Clipper Round the World Yacht Race fleet face challenging conditions
by Heather Ewing on 8 Nov 2011
Clipper 2011-12 Round the World Yacht Race fleet are currently enduring difficult conditions on the third day of racing from Geraldton, Western Australia to Tauranga, New Zealand.
Derry-Londonderry at the start of Race 5 - Clipper 11-12 Round the World Yacht Race Karl Monaghan/onEdition
Derry-Londonderry has romped up the leader board into third place after a challenging night of sailing in high winds and mountainous waves. Along with the rest of the ten-strong fleet, the team representing the UK City of Culture 2013 experienced the full force of a powerful low pressure system off Cape Leeuwin.
Skipper Mark Light said his crew had worked 'tremendously hard' over the first two days of this 3,800-mile race from Geraldton in Western Australia to Tauranga in New Zealand.
'They have carried out many sail evolutions in some very demanding conditions,' he said.
Mark also commended his crew’s helming in the testing conditions. 'We’ve had huge waves sweeping towards us every few seconds and the deck has been partially submerged on several occasions with the whole boat bucking wildly down below,' he said.
Mark said that as he sailed close to Qingdao last night he commented to his crew how she was smashing around and being picked up and thrown down 'like an unwanted toy'.
'Then I thought ‘that's exactly how we might look to the other Clippers’!' he said.
Mark said that it was great to be in such a favourable position at the start of the race, adding that his team is determined to keep the focus 'not just for the first couple of days but for the duration of the race'.
Just two miles ahead of Derry-Londonderry, Visit Finland will be well within Mark’s sights.
Skipper Olly Osborne said his crew had experienced 'a baptism of fire' as the conditions have become increasingly more challenging.
'The security of being ashore in Geraldton was quickly dispelled as we found ourselves shortening sail in the teeth of a gale last night,' Olly said.
Despite the challenges, Olly admits that it has been a welcome start to the race as his team is making 'terrific mileage' with thoughts already turning to the Scoring Gate, currently around 500 miles away.
'Making the right choices now is so important, and the fine balance between a safe sail plan and pushing for a competitive speed is not always an easy one to meet as the wind varies so much with the passing rain squalls,' he said.
Olly reports that his team recorded a boat speed of 25 knots as they surfed down the face of a wave overnight. 'The cockpit had no sooner drained than it is filled right up again by the swell catching us on the beam and rolling down the deck,' he added.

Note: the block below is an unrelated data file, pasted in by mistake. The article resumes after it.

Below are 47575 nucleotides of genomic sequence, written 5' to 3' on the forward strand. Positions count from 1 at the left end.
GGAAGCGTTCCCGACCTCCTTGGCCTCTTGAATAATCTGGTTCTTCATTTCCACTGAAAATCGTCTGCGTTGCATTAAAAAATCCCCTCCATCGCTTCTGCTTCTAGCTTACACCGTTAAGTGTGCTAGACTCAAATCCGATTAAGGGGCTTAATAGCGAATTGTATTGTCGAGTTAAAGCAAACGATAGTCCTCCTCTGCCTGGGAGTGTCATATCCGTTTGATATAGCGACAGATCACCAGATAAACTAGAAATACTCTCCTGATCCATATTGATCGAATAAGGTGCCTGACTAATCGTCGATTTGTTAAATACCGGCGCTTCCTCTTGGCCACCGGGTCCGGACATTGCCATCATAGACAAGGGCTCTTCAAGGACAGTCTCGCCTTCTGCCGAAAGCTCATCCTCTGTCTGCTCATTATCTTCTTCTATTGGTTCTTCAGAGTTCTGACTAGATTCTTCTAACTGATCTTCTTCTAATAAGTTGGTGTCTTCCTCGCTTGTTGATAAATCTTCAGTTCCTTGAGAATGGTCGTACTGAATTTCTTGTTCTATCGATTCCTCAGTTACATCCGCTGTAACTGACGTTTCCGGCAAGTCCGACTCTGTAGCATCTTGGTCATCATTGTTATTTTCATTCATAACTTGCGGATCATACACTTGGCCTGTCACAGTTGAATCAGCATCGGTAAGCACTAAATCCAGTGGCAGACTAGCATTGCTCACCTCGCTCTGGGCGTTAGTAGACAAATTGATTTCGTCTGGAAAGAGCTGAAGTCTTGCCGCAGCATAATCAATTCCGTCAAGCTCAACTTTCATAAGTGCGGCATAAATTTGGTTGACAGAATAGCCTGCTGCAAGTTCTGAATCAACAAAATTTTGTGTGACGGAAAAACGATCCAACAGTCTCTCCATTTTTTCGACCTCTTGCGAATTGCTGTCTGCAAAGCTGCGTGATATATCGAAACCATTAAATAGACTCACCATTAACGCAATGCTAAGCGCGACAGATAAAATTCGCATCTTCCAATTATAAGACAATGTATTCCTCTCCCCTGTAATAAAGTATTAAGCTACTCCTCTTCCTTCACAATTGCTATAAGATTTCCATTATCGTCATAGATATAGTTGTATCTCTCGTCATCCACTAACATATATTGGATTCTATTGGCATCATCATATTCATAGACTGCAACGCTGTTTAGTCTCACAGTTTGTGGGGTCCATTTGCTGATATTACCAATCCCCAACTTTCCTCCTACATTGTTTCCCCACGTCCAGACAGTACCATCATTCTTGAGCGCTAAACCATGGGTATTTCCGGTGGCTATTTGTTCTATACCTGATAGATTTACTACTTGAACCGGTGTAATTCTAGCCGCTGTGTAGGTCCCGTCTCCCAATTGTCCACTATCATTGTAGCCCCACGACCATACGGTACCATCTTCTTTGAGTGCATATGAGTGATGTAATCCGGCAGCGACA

All the teams know that they will face bitterly cold conditions as they dive further south. 'We had a brief hail storm this morning which pinged off the metalwork on deck reminding us of the cold conditions that await us further south,' Olly said.
'Whether we can hang on to our second position for the next few days until the Scoring Gate is the big question now, but with Derry Londonderry hot on our heels and the rest of the pack not far behind it looks like we've got our work cut out!' he added.
'Sailing doesn’t get more exciting than this and we’re loving it!' reports Gold Coast Australia’s skipper, Richard Hewson, this morning.
'As I write Gold Coast Australia has the wind aft of the beam and is surfing down waves the size of houses at speeds of up to 20 knots. The sea looks wild but we have blue skies and crew onboard are having a blast,' he said.
Richard said his team has enjoyed a fantastic 24-hour run as they rounded Cape Leeuwin and changed course for the Scoring Gate en route to Tasmania.
Richard said Gold Coast Australia was sailing more like a submarine than a yacht as they rounded the virtual mark off Cape Leeuwin 'with large and confused sea and swell resulting in some very exciting sailing'.
'Since the wind was coming from the west and we had large swells that were being amplified by the shallow water off the shelf coming from the south and the north west. This resulted in Gold Coast Australia surfing down one wave and then ploughing into the next head on resulting in a great rush of water down the deck,' Richard explained.
After a night of conservative sailing due to ferocious weather on the approach to Cape Leeuwin, Qingdao skipper Ian Conchie reflects on his team’s decision to it play safe as they slipped from fourth position in the fleet down to joint eighth.